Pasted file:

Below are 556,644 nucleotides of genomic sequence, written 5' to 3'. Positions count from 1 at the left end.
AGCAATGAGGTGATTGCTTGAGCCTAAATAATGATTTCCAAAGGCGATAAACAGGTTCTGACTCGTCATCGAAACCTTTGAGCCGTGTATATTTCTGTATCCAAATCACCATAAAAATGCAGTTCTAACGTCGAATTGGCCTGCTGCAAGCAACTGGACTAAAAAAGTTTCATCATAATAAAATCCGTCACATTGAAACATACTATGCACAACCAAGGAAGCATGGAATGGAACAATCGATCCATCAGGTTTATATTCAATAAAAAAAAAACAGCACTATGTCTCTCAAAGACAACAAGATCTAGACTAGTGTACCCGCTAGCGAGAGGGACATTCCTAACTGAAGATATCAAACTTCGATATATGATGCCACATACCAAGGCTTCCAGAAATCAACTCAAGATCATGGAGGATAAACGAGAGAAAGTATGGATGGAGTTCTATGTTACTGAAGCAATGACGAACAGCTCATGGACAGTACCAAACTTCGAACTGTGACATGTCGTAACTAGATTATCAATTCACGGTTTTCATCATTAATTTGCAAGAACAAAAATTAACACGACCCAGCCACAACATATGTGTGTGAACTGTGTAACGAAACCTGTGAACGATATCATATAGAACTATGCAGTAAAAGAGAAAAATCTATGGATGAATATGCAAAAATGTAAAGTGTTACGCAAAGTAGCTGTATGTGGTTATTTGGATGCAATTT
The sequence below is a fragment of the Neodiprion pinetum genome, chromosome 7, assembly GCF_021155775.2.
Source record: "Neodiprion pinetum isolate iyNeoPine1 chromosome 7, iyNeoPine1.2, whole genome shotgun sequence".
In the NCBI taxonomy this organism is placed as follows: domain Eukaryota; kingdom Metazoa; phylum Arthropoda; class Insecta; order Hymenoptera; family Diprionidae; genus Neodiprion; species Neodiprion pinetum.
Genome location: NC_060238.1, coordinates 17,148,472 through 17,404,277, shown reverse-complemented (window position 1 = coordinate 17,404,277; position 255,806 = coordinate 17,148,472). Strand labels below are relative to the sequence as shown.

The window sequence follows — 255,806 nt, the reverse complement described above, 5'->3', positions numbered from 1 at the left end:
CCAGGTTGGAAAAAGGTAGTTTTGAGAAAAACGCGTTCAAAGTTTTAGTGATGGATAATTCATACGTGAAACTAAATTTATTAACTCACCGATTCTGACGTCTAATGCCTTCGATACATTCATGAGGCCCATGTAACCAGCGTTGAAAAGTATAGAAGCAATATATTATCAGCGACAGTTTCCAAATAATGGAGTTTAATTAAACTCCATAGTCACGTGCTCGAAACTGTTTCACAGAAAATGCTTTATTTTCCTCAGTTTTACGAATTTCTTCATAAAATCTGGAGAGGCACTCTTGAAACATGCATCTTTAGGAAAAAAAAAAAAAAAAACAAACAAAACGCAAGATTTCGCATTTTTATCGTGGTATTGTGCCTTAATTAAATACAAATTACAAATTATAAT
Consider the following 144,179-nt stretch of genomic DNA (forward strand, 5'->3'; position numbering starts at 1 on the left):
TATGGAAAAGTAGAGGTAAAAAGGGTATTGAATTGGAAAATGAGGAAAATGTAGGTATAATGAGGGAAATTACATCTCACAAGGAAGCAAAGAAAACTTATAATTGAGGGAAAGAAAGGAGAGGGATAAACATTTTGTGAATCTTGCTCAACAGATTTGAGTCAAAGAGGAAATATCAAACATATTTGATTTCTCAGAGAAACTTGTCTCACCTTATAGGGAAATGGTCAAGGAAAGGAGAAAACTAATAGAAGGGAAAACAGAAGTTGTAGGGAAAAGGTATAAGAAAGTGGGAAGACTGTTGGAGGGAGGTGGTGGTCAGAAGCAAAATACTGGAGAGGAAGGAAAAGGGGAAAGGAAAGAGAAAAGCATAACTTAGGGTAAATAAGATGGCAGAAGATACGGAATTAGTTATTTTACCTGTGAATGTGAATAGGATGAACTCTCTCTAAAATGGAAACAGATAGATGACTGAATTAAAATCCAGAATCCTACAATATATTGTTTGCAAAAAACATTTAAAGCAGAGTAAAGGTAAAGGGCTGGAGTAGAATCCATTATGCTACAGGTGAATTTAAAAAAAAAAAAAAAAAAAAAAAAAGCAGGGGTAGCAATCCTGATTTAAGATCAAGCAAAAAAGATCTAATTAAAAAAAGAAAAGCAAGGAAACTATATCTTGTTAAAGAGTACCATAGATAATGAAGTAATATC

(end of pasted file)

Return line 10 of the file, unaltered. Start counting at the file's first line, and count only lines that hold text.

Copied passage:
TATGGAAAAGTAGAGGTAAAAAGGGTATTGAATTGGAAAATGAGGAAAATGTAGGTATAATGAGGGAAATTACATCTCACAAGGAAGCAAAGAAAACTTATAATTGAGGGAAAGAAAGGAGAGGGATAAACATTTTGTGAATCTTGCTCAACAGATTTGAGTCAAAGAGGAAATATCAAACATATTTGATTTCTCAGAGAAACTTGTCTCACCTTATAGGGAAATGGTCAAGGAAAGGAGAAAACTAATAGAAGGGAAAACAGAAGTTGTAGGGAAAAGGTATAAGAAAGTGGGAAGACTGTTGGAGGGAGGTGGTGGTCAGAAGCAAAATACTGGAGAGGAAGGAAAAGGGGAAAGGAAAGAGAAAAGCATAACTTAGGGTAAATAAGATGGCAGAAGATACGGAATTAGTTATTTTACCTGTGAATGTGAATAGGATGAACTCTCTCTAAAATGGAAACAGATAGATGACTGAATTAAAATCCAGAATCCTACAATATATTGTTTGCAAAAAACATTTAAAGCAGAGTAAAGGTAAAGGGCTGGAGTAGAATCCATTATGCTACAGGTGAATTTAAAAAAAAAAAAAAAAAAAAAAAAAGCAGGGGTAGCAATCCTGATTTAAGATCAAGCAAAAAAGATCTAATTAAAAAAAGAAAAGCAAGGAAACTATATCTTGTTAAAGAGTACCATAGATAATGAAGTAATATC